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Understand The Ormond Betting System ## The Ormond Betting System

The Ormond Betting System is a sports betting system that bears many similarities to the well-known Martingale strategy, but this one is less aggressive. Therefore, many people prefer it as the risk of bankruptcy is lower. The Ormond Betting System is based on a simple formula: A = S * P + S.

• A = S * P + S
• A = amounts of units to bet
• S = minimum stake
• P = bets lost in the cycle

This betting system works simply. When you hit a bet in the next one, you must risk the same bet (S) previously. On the contrary, if you lose the bet, we must bet that amount (S) multiplied by the number of bets you have lost, adding the amount (S). With the Ormond Betting System, we seek to recover the part that has been lost in the failed bets. However, it will take a large bankroll to deal with a series of failed bets. Also, the odds you should bet using this betting system should be around 2.00.

### Ormond Betting System Practical Example

Let's assume that we have a bankroll of 1000 units and that we bet 2.5% of it, that is, 25 units (S). In the first bet, we played 25 units (S) at odds @ 2.10, and we got it right. So we have a profit of 27.5 units. We close the cycle and start again. In the second bet, we play 25 units (S) again at odds @ 1.90, and we lose. So we accumulate -25 units. In the third bet, we apply the formula (S * P + S), therefore 25 * 1 + 25 = 50 units, at odds @ 2.25. However, we lose. Therefore, we add 50 lost units to the previous 25, accumulating -75 units. We apply the formula again in the fourth bet with two consecutive failed bets. We have 25 * 2 + 25 = 75 units at odds @ 1.95. But, we lose again. So, we accumulate a global of -150 units.

In the fifth bet, with three consecutive failed bets, we have 25 * 3 + 25 = 100 units, at odds @ 1.95, and again we fail. Up to this point, we accumulated -250 lost units. In total, our bankroll is now 777.5 units (considering the 27.5 units won on the first bet). We would already be at a dangerous point in our system since we have lost almost 25% of our bankroll in just four bets. Let's continue developing the example.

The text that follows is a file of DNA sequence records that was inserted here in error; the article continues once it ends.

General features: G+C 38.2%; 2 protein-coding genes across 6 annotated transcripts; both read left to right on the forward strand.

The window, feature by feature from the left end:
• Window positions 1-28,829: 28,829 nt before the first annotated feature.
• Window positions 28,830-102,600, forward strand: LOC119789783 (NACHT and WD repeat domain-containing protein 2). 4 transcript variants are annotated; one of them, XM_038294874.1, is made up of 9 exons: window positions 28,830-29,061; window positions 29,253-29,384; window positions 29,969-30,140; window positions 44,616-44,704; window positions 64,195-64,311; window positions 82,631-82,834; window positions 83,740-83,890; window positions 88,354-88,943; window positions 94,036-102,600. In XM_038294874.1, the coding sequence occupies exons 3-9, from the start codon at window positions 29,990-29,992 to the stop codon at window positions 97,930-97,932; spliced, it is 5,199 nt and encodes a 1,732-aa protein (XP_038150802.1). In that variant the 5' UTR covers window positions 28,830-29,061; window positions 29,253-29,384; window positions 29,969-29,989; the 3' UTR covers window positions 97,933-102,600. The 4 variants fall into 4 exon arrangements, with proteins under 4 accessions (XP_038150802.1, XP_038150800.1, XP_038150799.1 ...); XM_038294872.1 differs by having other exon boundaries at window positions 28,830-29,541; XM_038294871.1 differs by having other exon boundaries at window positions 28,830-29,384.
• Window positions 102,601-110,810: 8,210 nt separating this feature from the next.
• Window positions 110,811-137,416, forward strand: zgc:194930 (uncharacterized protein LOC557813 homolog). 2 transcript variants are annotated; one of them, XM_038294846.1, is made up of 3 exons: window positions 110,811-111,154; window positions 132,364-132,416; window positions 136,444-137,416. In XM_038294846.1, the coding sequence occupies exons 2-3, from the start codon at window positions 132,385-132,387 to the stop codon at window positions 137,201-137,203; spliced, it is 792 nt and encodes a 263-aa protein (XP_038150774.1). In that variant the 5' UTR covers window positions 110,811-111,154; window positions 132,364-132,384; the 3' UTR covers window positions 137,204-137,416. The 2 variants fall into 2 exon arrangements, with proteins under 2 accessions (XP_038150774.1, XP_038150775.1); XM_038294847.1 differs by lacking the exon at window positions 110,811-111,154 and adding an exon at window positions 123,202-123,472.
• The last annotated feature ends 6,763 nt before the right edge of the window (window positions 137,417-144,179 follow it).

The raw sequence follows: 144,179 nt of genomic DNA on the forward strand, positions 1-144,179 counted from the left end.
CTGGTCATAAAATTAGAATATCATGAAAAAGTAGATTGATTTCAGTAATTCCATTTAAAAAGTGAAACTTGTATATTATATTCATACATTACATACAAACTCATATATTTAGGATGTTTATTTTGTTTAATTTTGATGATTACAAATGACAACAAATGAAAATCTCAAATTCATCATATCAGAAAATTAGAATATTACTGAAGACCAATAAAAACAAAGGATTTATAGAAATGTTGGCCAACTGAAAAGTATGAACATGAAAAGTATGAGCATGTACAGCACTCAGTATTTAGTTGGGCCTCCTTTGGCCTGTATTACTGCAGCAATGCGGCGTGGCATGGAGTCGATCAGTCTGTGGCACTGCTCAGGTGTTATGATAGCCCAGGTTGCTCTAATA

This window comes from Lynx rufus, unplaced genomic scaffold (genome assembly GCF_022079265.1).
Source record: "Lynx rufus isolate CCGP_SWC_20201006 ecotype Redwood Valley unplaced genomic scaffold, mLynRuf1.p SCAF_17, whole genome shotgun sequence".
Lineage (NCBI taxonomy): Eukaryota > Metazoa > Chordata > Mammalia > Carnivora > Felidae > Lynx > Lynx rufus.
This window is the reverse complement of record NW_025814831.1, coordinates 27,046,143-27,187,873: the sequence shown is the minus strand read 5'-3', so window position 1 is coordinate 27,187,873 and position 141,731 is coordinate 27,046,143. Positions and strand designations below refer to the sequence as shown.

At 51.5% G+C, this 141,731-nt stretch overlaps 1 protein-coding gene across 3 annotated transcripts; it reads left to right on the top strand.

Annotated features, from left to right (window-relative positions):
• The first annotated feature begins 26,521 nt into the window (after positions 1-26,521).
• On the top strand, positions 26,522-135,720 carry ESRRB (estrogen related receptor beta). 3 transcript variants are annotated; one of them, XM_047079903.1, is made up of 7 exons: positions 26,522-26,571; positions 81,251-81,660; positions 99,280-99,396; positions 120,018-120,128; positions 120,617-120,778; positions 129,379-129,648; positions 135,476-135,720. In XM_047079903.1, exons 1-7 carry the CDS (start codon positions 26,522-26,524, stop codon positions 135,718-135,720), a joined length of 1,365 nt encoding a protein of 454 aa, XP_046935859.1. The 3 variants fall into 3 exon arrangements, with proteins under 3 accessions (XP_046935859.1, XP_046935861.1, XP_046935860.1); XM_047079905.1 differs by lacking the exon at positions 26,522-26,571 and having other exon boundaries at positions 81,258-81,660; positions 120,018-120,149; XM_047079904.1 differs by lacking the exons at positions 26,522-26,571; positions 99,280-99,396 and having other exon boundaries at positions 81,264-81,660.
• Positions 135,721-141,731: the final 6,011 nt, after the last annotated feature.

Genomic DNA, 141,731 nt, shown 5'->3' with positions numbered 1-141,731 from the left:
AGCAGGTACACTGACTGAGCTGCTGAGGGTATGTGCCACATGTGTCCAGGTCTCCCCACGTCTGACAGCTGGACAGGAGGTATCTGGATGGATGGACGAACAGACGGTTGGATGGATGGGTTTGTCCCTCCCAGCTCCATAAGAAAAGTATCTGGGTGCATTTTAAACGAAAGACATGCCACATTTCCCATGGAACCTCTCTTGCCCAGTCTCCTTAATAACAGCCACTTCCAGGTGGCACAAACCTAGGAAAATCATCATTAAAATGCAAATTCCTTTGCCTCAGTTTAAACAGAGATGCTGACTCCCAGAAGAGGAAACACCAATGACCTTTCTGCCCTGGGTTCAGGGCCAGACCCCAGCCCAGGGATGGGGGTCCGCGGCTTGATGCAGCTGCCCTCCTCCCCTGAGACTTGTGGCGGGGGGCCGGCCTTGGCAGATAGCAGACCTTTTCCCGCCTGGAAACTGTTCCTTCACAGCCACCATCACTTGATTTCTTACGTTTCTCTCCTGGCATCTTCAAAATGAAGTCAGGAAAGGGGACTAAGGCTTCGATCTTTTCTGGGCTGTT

After 4 consecutive failed bets, we place our sixth bet applying the formula 25 * 4 + 25 = 125, at odds @ 2.05. This time we got it right. As a result, we recovered our 125 units played plus 131.25 units of net profit. We recovered part of our losses at this time, and the net balance would be -91.25 units. In the seventh bet, after having won the previous one, we go back to the initial bet (S) of 25 units, and we bet at a odds of @ 2.00. Again we lose, so we would accumulate another -25 units at -91.25 (total -116.25).

Here, we have to consider that we have already lost five bets. Having lost the previous one, we have to apply the formula (S * P + S) and therefore: 25 * 5 + 25 = 150 units to bet at odds @ 1.90, and this time we got it right. We recoup the 150 bet units and additionally obtain 135 net benefits. In our global balance, we had -116.25, and if we now add the 135 units of benefits of the current bet, we will obtain +18.75 total units.

In the example, we could see that the Ormond Betting System works similarly to the Martingale, but it is much less aggressive. Also, we observed that even after failing almost twice as many times as we got it right (5 misses and 3 three hits), we ended up with slight gains. In this betting system, it is necessary to set some lost bet limits. These limits will tell us when to close a cycle and start a new one. They are critical because if we go through a bad streak, we could go bankrupt.

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